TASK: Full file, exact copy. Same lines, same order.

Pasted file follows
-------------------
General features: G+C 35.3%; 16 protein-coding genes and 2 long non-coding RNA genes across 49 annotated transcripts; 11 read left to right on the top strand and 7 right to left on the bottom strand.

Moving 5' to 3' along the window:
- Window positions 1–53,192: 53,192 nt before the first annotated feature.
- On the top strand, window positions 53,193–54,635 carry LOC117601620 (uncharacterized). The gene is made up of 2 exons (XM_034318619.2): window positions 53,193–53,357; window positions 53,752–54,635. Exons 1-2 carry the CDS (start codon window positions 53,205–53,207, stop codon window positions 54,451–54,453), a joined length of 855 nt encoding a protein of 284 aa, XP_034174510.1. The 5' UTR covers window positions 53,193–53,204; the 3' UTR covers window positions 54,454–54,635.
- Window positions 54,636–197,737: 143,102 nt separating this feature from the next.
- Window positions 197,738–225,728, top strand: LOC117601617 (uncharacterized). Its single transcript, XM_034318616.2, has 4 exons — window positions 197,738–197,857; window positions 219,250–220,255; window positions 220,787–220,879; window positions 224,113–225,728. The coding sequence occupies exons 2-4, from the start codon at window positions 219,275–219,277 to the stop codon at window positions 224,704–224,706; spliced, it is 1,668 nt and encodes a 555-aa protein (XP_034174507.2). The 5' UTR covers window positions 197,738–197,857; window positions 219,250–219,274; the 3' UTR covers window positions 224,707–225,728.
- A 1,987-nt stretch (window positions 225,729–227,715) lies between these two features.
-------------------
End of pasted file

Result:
General features: G+C 35.3%; 16 protein-coding genes and 2 long non-coding RNA genes across 49 annotated transcripts; 11 read left to right on the top strand and 7 right to left on the bottom strand.

Moving 5' to 3' along the window:
- Window positions 1–53,192: 53,192 nt before the first annotated feature.
- On the top strand, window positions 53,193–54,635 carry LOC117601620 (uncharacterized). The gene is made up of 2 exons (XM_034318619.2): window positions 53,193–53,357; window positions 53,752–54,635. Exons 1-2 carry the CDS (start codon window positions 53,205–53,207, stop codon window positions 54,451–54,453), a joined length of 855 nt encoding a protein of 284 aa, XP_034174510.1. The 5' UTR covers window positions 53,193–53,204; the 3' UTR covers window positions 54,454–54,635.
- Window positions 54,636–197,737: 143,102 nt separating this feature from the next.
- Window positions 197,738–225,728, top strand: LOC117601617 (uncharacterized). Its single transcript, XM_034318616.2, has 4 exons — window positions 197,738–197,857; window positions 219,250–220,255; window positions 220,787–220,879; window positions 224,113–225,728. The coding sequence occupies exons 2-4, from the start codon at window positions 219,275–219,277 to the stop codon at window positions 224,704–224,706; spliced, it is 1,668 nt and encodes a 555-aa protein (XP_034174507.2). The 5' UTR covers window positions 197,738–197,857; window positions 219,250–219,274; the 3' UTR covers window positions 224,707–225,728.
- A 1,987-nt stretch (window positions 225,729–227,715) lies between these two features.